Biblioteca Digitale delle Iscrizioni del Latium Vetus
Digital Library of the Inscriptions of Latium Vetus
By Monica Berti (email@example.com)
Coordinator of the project: Prof. Eugenio Lanzillotta (University of Roma Tor Vergata)
Editor in chief: Prof.ssa Maria Grazia Granino (University of Siena)
The aim of this project is to build a digital repository of all Greek and Latin inscriptions (both pagan and christian) of the ancient region called Latium vetus, which corresponds to the modern towns of Albano, Agosta, Anticoli Corrado, Ariccia, Castel Gandolfo, Castel Madama, Cerreto, Ciciliano, Colonna, Ciampino, Fonte Nuova, Frascati, Gallicano, Genzano, Gerano, Grottaferrata, Guidonia, Labico, Lavinio, Lanuvio, Licenza, Marino, Mentana, Montecompatri, Monte Porzio Catone, Monterotondo, Nemi, Olevano, Palestrina, Pisoniano, Rocca di Papa, Rocca Priora, Sambuci, Subiaco, Tivoli, Trevi, Valmontone, Vicovaro, Zagarolo, besides Anagni, Lariano, and Velletri.
The inscriptions are about 5,000 and they are collected in a huge paper archive realized in more than forty years. The goal of the digitization of this archive, which is in progress, is to offer to the scholarly community an invaluable tool for every research in the fields of history, archaeology, and prosopography, through a systematic survey of the epigraphical documents of a region of the ancient world so important as was the area around the Colli Albani and the Campagna Romana.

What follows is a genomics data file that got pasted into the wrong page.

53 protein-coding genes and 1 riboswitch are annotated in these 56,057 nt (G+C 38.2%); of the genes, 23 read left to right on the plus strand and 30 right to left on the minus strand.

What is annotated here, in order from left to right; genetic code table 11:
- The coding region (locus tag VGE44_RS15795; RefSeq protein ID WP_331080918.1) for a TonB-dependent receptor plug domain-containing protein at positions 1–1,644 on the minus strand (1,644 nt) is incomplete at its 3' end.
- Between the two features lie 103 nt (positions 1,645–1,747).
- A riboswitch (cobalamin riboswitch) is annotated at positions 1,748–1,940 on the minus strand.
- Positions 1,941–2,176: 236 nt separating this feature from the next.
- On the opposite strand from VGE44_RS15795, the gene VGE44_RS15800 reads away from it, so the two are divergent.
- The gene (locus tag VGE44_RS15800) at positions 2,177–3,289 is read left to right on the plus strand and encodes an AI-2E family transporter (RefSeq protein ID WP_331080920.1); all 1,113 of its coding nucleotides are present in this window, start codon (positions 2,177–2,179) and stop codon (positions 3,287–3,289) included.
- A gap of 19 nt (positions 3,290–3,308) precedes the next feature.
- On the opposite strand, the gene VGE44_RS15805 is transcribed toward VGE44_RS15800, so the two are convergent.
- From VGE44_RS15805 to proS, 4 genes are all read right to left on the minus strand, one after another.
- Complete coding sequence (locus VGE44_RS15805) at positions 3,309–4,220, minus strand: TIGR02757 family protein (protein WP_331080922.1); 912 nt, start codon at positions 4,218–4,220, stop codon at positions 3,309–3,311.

The digitization of the archive is realized according to the form developed and approved by the Association Internationale d’Épigraphie Grecque et Latine (AIEGL). The team working on the project is going to prepare XML transcriptions of the texts that conform to the EpiDoc customization of the TEI P5 guidelines, which will be included in the digital repository.
Scientific partners of the project are the Berlin-Brandenburgische Akademie der Wissenschaften, the Accademia Nazionale dei Lincei, the Deutsches Archäologisches Institut in Rome, and the University of Roma La Sapienza.
The project was officialy presented on May 26, 2009 at the University of Roma Tor Vergata.